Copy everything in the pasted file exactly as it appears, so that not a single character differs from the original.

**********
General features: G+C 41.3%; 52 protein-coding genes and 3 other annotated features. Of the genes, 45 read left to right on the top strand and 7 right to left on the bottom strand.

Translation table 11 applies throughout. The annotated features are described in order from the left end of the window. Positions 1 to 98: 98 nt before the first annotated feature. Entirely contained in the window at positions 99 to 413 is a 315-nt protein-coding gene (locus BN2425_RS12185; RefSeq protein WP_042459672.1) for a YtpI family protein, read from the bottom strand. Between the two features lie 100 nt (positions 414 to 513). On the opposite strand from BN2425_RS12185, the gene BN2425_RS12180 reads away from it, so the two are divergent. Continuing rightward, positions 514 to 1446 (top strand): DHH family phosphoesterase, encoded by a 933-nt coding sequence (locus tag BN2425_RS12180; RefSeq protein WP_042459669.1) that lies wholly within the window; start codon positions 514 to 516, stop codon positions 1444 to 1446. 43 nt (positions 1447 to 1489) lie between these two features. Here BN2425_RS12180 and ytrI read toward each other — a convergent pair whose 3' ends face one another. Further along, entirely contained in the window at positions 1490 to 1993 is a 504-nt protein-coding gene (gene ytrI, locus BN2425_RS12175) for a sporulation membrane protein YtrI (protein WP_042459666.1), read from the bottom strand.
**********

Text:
General features: G+C 41.3%; 52 protein-coding genes and 3 other annotated features. Of the genes, 45 read left to right on the top strand and 7 right to left on the bottom strand.

Translation table 11 applies throughout. The annotated features are described in order from the left end of the window. Positions 1 to 98: 98 nt before the first annotated feature. Entirely contained in the window at positions 99 to 413 is a 315-nt protein-coding gene (locus BN2425_RS12185; RefSeq protein WP_042459672.1) for a YtpI family protein, read from the bottom strand. Between the two features lie 100 nt (positions 414 to 513). On the opposite strand from BN2425_RS12185, the gene BN2425_RS12180 reads away from it, so the two are divergent. Continuing rightward, positions 514 to 1446 (top strand): DHH family phosphoesterase, encoded by a 933-nt coding sequence (locus tag BN2425_RS12180; RefSeq protein WP_042459669.1) that lies wholly within the window; start codon positions 514 to 516, stop codon positions 1444 to 1446. 43 nt (positions 1447 to 1489) lie between these two features. Here BN2425_RS12180 and ytrI read toward each other — a convergent pair whose 3' ends face one another. Further along, entirely contained in the window at positions 1490 to 1993 is a 504-nt protein-coding gene (gene ytrI, locus BN2425_RS12175) for a sporulation membrane protein YtrI (protein WP_042459666.1), read from the bottom strand.